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War Letters: Extraordinary Correspondence from American Wars

Publisher: Scribner • 1998 • 512 pages

“War Letters” is an unforgettable collection of deeply personal letters from those who fought America’s wars — from the Civil War to Bosnia. These 200 letters give you riveting, previously unpublished accounts of Gettysburg, Meuse-Argonne, Pearl Harbor, D-Day, Khe Sanh, Desert Storm, Somalia, and more — all written as these world-changing events were unfolding.

Some of these letters have long been preserved as heirlooms. Others were rescued from attics, basements, and rummage sales. All have been painstakingly gathered by Andrew Carroll’s Legacy Project, an initiative designed to honor our veterans by seeking out and preserving their correspondence. In each of these letters, history comes alive as never before: soldiers move through the great battles of history, have encounters with great men and women, comfort their loved ones back home, receive and react to “Dear John” letters, and struggle with the horror and loneliness of war.

A revealing new sidelight on history – from common soldiers:

  • Marcus Morton’s letter of support to Major Robert Anderson at Fort Sumter, in his “hour of imminent peril”
  • Lt. Ai B. Thompson’s account of the Union Army’s “disgraceful” loss at Bull Run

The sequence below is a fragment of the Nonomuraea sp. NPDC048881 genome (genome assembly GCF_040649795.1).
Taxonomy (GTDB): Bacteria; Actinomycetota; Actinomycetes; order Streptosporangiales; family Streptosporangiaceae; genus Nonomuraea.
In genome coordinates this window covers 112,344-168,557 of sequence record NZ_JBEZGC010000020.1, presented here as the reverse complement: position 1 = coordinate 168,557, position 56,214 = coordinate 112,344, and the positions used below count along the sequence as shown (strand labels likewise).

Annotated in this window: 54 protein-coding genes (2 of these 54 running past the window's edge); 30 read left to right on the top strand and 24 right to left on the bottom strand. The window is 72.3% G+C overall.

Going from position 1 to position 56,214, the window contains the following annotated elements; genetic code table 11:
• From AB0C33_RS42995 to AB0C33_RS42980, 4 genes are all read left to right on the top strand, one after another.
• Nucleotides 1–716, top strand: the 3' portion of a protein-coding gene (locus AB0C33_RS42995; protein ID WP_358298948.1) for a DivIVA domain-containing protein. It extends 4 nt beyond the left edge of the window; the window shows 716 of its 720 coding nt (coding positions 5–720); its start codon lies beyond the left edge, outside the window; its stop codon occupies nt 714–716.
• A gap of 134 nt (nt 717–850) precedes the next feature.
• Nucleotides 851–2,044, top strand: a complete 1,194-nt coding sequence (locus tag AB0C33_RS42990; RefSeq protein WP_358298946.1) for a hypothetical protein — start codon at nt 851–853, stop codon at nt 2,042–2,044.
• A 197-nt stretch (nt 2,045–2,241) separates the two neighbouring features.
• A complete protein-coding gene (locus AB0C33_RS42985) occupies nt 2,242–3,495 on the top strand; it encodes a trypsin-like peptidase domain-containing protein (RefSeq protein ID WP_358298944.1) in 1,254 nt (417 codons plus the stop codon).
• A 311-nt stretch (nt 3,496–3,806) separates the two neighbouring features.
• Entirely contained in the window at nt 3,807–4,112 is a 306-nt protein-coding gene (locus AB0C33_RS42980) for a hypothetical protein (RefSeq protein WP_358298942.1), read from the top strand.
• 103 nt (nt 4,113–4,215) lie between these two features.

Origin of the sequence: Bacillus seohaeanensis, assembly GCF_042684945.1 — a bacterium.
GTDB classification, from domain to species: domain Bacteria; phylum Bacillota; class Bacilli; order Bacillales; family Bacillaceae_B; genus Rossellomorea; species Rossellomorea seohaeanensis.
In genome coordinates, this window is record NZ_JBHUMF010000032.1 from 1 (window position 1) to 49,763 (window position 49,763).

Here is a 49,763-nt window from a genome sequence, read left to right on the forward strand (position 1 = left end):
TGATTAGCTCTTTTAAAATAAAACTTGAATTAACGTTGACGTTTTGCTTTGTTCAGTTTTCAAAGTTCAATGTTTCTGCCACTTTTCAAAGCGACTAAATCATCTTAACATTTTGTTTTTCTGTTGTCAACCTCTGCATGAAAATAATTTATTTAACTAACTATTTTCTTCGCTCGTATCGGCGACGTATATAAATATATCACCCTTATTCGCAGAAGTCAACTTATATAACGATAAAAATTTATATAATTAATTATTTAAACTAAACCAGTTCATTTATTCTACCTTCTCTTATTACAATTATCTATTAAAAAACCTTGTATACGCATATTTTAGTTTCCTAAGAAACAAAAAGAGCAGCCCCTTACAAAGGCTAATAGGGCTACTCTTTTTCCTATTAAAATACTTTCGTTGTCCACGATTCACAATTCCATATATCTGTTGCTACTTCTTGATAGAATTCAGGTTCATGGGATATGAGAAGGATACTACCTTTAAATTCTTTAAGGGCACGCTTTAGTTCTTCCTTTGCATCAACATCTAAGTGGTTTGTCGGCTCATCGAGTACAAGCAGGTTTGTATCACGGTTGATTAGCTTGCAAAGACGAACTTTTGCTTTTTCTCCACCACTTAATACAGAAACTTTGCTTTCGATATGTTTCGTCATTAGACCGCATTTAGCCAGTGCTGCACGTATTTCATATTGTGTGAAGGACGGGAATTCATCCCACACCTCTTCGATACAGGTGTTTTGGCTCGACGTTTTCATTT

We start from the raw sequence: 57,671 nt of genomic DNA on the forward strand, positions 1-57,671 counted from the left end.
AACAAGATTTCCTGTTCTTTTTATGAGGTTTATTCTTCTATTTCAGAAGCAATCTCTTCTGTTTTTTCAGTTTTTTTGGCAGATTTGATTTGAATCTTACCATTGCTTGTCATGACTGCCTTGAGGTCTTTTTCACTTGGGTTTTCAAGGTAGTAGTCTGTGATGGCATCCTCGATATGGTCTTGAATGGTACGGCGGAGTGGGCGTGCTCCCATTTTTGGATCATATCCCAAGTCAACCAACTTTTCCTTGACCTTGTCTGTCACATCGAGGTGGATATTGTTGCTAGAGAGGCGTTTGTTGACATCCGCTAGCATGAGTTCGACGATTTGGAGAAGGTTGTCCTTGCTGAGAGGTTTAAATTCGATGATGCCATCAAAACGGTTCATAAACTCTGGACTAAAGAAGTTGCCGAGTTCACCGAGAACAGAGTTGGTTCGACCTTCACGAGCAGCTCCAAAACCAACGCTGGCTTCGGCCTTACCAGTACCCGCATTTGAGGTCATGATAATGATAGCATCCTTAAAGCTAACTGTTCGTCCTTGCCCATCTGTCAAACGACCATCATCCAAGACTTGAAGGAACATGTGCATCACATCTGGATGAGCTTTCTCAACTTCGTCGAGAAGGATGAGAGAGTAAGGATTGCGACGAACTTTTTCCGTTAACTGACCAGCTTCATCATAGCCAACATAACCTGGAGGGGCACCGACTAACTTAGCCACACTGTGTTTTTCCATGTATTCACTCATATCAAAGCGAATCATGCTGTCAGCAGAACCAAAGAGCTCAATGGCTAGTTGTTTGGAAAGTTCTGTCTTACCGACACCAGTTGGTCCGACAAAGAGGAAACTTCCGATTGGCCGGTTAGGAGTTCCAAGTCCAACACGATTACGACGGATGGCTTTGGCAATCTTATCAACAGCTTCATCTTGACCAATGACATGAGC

• Imprisoned Confederate spy Rose O’Neal Greenhow accuses Lincoln and Secretary of State Seward of establishing a “Military Dictatorship”
  • Pvt. John Burrill’s brief but graphic description of the battlefield at Gettysburg
  • Maj. William Child after a night at Ford’s Theatre: “I have seen the murder of the President of the United States”
  • A prophetic view of Hitler from a man who became a Rabbi and an Army Chaplain – and who died in 1943, arm in arm and at prayer with three Christian chaplains on board a ship hit by a German torpedo
  • Lt. Tommie Kennedy’s heart-rending last letters to his family, smuggled off a Japanese “hell ship”
  • Capt. Ed Land, an American flying with the Royal Air Force, describes the exhilaration and risks of being a fighter pilot defending England from the Luftwaffe
  • Lt. Walter Schuette’s letter to his newborn daughter, to be read to her if he does not come home alive
  • Pfc. Dom Bart’s moment-by-moment account of going ashore at Normandy on D-Day: June 6, 1944
  • Staff Sgt. Horace Evers writes from Hitler’s Munich apartment (on the Führer’s personal stationery) to tell his family about the horrors of the Dachau concentration camp
  • Capt. Richard Easterbrook writes to his parents from the hospital bedside of Hideki Tojo, who has just tried to commit suicide
  • The sister of a man killed in Vietnam to JFK: “If a war is worth fighting – isn’t it worth fighting to win?” (Plus Kennedy’s response)
  • Lt. Col. Gerald Massy’s firsthand report on the Tet Offensive, as it unfolds around him
  • Staff Sgt. Frank Evans on the anxious first hours of the air campaign against Iraq

Plus new, personal revelations from some well-known figures:

  • Gen. William Tecumseh Sherman defends himself against Southerners who call him a “barbarian”
  • Mrs. Robert E. Lee: the North “has achieved by starvation what they never could win by their valor”
  • Gen. John Pershing explains to his nine-year-old son why he and his troops are fighting in France
  • Col. George S. Patton to his father, 1918: “we have all been in one fine fight and it was not half so exciting as I had hoped”